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David Sanborn Doesn't Let Genres Define Him

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Thursday June 14, 2018

From The Columbus Dispatch

Saxophonist David Sanborn does’t let genres define himself or his music
By: Julia Oller

David Sanborn has six Grammy Awards, two dozen albums and a countless number of appearances as a session player, but he talks about his projects with the casualness of talking to his grandmother at a summer picnic.

Immersed in the jazz and blues worlds starting at age 14, when blues guitarist Little Milton invited the teen to play background bits in his band, Sanborn stuck with the saxophone despite the concerns of family members. They thought his path would be difficult, especially since he didn’t show signs of John Coltrane-level talent.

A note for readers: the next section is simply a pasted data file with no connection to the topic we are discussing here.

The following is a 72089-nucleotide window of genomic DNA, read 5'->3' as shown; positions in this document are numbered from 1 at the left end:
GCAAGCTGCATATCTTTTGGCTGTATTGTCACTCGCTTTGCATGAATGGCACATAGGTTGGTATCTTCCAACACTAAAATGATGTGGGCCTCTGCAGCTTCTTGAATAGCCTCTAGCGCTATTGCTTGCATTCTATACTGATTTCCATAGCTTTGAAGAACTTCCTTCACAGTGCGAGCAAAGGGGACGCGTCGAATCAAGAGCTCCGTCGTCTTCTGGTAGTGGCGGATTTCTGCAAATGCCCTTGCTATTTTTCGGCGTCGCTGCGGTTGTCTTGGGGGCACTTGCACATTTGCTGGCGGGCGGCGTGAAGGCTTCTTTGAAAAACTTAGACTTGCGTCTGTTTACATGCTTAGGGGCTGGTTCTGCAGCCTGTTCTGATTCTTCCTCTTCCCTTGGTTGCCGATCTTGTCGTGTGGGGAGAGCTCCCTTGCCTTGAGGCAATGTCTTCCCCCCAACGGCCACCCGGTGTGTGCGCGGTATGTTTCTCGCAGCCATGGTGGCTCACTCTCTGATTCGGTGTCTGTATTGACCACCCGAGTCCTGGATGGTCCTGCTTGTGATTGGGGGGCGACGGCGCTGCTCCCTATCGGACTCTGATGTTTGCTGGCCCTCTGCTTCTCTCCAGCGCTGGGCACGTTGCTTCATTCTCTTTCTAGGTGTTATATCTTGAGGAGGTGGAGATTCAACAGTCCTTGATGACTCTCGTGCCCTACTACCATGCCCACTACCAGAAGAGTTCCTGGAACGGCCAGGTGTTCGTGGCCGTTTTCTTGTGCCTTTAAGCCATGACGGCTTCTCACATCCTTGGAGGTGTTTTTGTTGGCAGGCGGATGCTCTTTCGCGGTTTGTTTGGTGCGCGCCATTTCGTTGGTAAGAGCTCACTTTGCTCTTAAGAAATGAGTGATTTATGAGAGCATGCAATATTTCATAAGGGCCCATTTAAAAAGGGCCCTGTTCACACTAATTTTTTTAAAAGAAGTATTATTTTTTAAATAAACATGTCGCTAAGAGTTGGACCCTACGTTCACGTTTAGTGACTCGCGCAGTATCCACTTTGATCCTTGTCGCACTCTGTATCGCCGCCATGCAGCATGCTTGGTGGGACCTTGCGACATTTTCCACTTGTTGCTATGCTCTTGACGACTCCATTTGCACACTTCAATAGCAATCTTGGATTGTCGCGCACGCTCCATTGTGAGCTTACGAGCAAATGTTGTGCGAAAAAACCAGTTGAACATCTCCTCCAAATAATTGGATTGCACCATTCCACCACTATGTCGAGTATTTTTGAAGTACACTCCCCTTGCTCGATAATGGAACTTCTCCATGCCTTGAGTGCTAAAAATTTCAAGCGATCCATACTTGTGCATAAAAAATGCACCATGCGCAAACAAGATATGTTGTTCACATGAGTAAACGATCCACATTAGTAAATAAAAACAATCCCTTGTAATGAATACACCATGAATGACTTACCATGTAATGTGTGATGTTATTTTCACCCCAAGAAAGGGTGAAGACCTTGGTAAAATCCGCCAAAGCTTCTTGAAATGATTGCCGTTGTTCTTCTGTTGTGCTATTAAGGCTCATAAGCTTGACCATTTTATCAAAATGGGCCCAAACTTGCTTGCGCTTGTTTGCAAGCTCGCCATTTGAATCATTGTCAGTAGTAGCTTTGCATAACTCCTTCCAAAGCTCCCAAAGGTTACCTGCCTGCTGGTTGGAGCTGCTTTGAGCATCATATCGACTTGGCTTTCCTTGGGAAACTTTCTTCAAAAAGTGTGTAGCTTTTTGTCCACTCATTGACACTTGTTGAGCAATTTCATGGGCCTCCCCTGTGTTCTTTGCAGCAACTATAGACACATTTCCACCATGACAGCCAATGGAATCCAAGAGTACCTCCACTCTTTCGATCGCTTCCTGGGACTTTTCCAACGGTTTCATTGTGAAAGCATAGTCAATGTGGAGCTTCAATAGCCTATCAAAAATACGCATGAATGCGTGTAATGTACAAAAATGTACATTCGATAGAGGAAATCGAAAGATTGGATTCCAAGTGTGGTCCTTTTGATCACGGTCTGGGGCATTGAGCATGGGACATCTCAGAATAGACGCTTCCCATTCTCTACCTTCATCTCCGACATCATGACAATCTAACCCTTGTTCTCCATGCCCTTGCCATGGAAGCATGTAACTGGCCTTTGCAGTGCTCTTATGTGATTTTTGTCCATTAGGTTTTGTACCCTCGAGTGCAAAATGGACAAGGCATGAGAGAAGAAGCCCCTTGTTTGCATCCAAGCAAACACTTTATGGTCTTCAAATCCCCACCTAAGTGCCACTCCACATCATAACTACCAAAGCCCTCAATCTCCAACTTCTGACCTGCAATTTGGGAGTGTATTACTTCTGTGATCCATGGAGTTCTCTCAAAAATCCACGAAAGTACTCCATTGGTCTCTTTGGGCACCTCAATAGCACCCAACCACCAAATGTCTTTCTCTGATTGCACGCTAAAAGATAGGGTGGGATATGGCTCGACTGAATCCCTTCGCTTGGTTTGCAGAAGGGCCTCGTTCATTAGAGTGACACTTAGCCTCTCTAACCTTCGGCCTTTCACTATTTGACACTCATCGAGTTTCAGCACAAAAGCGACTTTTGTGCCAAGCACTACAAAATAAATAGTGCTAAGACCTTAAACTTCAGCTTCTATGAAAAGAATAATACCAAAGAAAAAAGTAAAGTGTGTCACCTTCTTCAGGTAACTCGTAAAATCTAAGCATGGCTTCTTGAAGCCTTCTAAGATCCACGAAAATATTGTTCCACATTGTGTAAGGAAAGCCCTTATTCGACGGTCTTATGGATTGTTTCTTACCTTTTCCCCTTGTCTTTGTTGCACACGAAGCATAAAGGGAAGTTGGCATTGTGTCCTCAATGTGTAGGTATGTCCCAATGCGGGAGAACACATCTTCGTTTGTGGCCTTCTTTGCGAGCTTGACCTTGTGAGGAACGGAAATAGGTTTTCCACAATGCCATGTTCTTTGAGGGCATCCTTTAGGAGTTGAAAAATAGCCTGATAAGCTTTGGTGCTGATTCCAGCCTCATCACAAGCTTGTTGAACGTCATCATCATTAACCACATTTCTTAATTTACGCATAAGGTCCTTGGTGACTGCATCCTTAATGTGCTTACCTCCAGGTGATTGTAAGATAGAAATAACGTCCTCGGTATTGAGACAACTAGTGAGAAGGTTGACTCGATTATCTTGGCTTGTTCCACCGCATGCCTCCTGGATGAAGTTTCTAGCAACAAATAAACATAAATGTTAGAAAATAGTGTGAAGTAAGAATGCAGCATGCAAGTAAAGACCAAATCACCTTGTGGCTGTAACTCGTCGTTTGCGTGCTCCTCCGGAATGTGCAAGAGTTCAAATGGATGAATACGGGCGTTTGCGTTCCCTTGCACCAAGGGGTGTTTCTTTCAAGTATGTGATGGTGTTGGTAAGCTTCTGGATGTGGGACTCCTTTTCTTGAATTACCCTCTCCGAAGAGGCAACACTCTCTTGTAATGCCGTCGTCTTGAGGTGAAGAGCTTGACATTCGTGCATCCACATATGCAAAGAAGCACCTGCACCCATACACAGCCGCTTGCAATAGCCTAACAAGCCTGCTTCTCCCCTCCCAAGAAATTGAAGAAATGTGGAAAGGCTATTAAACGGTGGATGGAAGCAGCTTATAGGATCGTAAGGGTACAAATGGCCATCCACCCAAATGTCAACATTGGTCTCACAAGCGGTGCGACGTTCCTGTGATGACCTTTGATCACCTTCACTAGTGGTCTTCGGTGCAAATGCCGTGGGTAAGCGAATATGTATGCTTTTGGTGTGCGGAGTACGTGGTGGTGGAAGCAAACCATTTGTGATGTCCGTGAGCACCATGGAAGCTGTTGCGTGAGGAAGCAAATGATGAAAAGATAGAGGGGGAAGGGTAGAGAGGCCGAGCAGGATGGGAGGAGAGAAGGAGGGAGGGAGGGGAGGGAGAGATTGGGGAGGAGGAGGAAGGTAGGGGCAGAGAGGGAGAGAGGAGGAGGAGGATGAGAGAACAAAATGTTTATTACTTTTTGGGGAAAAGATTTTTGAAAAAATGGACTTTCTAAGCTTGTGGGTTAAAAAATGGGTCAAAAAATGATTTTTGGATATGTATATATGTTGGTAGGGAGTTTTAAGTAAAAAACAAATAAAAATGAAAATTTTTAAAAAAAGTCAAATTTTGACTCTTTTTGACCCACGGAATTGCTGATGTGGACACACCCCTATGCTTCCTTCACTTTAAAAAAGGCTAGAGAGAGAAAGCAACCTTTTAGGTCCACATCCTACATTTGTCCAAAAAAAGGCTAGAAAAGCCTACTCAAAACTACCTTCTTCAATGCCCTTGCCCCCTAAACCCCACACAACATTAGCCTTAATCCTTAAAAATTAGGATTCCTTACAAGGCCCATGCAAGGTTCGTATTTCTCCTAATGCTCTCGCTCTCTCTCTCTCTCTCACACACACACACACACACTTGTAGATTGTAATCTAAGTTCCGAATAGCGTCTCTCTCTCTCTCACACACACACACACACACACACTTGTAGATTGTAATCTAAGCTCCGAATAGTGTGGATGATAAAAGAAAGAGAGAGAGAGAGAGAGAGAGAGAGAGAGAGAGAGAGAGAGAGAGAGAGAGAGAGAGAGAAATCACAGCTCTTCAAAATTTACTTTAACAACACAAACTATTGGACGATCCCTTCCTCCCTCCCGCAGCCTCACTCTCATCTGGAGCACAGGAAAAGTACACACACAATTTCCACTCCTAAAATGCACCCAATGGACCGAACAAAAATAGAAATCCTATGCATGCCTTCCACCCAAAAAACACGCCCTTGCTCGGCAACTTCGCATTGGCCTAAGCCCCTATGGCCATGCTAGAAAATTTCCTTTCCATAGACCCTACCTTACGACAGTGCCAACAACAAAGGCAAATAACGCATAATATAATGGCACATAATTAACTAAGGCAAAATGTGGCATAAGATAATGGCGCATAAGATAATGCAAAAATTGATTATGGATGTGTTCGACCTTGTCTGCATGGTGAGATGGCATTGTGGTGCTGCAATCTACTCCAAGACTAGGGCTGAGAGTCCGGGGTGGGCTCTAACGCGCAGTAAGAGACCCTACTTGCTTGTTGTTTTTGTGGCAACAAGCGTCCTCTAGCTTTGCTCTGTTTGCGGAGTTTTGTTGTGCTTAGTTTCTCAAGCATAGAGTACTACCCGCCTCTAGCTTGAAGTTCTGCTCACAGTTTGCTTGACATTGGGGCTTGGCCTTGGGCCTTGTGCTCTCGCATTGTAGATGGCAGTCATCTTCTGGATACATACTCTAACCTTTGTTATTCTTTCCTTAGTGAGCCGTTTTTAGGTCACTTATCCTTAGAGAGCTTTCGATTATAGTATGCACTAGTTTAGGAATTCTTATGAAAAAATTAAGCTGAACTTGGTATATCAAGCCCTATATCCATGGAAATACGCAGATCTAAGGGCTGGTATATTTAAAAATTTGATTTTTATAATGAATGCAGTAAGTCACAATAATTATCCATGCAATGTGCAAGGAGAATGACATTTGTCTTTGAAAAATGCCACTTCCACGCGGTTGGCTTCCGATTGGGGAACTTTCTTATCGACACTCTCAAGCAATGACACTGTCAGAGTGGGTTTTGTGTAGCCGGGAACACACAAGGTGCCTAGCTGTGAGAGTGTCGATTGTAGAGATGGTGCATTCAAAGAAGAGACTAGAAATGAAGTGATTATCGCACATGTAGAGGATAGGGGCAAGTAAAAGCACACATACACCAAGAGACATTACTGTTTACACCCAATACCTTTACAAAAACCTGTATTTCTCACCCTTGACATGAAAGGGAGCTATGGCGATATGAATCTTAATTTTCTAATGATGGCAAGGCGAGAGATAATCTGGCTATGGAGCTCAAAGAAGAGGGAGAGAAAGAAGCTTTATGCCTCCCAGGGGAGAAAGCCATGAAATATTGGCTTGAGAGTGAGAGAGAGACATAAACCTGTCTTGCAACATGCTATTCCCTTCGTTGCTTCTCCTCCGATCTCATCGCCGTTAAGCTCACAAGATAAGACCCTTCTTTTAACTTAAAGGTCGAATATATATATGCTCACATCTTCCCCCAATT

“I was the farthest thing from a prodigy,” Sanborn said. “I didn’t exhibit any of the qualities of someone you think would have any degree of success in music.”

Unlike traditional jazz players, who stuck to familiar time schemes and genre elements, Sanborn existed in the corners of the genre, embracing pop, blues and rock. The musicians who mentored him as a young man didn’t judge one style against another, Sanborn said, and he has maintained that mindset.

“It seems so arbitrary to be exclusionary,” he said. “If it’s good and you enjoy it, if it works and has some kind of integrity and you’re committed to doing it, what difference does it make?”

His openness to try anything led him to Wonder and Bowie, but Sanborn said he never had a strategy for furthering his reach. “It seemed like a series of accidents. … I see a continuity to it now,” he said.

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